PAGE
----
Revisiting the Buck Rake

 A number of years ago, before I experimented with mini horses, I built and used a buck rake (or sweep or push rake) with my Haflingers. I watched several archived video clips of these in action, read up on their efficiency, and discovered that they were actually used here and there in the northeastern U.S., not just in the west, as I had believed. This motivated me to build several prototypes before actually building a decent working model for use on my central New York farm.
As with a lot of Internet research, there are many opinions interspersed with the facts. I finally decided that Lynn Miller and his book “Haying with Horses” held enough practical value as far as present-day production estimates and working experience.

One of my goals was to use off-the-shelf materials, namely “normal” lumber and hardware.


This means that my unit is not as nice looking as those of yesteryear, but it works and is not overly expensive.
ponies packing
The first buck rake in action pulled by Haflingers.

My major reason for reconsidering the buck rake was that my kids “suddenly” grew up and moved out. So, when I read that a hay sweep can move more hay with less labor at distances under 1/4 mile than other horse-powered methods, I figured it was worth a try. My experience verified this estimate at distances out to at least 1,000 feet of travel distance from the barn. No other special equipment was added. I successfully used the same hay grapple and trolley system as for wagon loads of loose hay.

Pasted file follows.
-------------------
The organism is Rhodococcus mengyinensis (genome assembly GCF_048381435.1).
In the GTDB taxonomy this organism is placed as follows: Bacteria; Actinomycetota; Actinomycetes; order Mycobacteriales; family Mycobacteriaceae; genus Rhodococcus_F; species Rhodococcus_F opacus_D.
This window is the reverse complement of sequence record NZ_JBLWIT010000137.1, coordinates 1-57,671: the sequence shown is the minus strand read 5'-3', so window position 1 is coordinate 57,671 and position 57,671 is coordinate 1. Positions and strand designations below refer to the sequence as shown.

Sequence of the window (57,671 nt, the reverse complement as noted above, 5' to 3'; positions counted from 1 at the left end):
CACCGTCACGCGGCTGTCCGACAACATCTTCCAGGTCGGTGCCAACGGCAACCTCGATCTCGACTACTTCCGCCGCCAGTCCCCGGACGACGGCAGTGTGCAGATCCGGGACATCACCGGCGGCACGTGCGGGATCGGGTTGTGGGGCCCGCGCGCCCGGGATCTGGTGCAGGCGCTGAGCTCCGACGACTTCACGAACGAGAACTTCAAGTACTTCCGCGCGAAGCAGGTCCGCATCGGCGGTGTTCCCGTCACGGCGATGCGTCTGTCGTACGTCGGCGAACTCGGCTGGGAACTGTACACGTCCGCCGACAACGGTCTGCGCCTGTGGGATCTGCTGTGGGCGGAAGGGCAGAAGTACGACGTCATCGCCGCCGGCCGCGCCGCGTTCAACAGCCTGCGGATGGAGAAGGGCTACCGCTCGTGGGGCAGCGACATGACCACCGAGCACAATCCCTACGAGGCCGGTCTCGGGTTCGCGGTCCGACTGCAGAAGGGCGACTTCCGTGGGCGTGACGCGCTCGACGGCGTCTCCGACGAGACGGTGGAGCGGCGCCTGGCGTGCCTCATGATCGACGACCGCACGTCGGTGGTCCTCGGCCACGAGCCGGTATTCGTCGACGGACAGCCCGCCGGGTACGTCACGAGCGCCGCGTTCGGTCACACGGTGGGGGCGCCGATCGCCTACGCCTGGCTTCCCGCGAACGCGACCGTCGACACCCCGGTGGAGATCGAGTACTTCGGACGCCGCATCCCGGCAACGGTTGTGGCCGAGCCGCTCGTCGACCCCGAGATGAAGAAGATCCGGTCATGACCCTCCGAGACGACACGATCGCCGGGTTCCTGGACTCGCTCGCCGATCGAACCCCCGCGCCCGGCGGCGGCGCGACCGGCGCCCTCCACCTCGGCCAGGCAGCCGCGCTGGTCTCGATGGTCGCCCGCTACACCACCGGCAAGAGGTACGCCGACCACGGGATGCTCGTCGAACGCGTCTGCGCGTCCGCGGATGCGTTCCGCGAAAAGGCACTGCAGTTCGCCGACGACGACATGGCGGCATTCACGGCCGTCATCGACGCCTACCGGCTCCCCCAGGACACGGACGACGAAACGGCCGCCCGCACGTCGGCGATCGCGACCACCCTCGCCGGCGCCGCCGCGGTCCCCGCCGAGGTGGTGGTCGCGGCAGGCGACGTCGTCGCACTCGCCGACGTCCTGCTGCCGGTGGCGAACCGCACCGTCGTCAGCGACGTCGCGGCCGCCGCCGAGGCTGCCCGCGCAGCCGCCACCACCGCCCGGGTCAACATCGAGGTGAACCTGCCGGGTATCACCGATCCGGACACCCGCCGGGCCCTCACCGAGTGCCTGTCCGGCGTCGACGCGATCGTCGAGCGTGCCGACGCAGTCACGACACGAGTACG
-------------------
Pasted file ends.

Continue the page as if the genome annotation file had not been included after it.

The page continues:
I found that it worked really well on long first cutting but failed to perform well on the much shorter second cutting hay that my farm produces. That is part of the reason I built my little hay loader several years ago. Since then, I experimented more with the buck rake and found that a reasonable job can be done on short hay by raking many windrows together into a very large one. Then, most of the hay will push up on the rake teeth and leave only a little bit in the field. I also found that the short hay must be very dry or it will stick to itself and make balls that roll under the teeth, dragging wads of hay off the rake.

ponies packing
The first buck rake with a full load.
Just to mention, when I worked with the minis, I did not consider a sweep rake a viable option for them. Looking back, I believe that an 8-foot-wide rake with 6-foot-long teeth and smaller diameter wheels would have been within their capabilities. I may have shortchanged myself on that one.

Lynn calls the buck rake an adventurous design for horse-powered machines. It is steered by braking one animal and urging the other one on. It can be made to spin within its own length with one horse backing and the other moving forward, especially if a side hitch version is built. Lynn suggests, and I agree, that a set of team lines, using one line for each horse, with the longer side of the “Y” to the outside of the horse and the shorter side to the inside works well. In addition, the horses are tied to the side poles from their halters (under the bridles) by lead ropes so that they are pulled around when the opposite horse is slowed or stopped while steering. It takes a few tries to get the length right so that the horse can back and turn, since both the backer and the lead rope connect at the same spot. The basic movements are forward, stopped and back. Sidestepping is mostly “figgered out” by the horse as it happens when turning.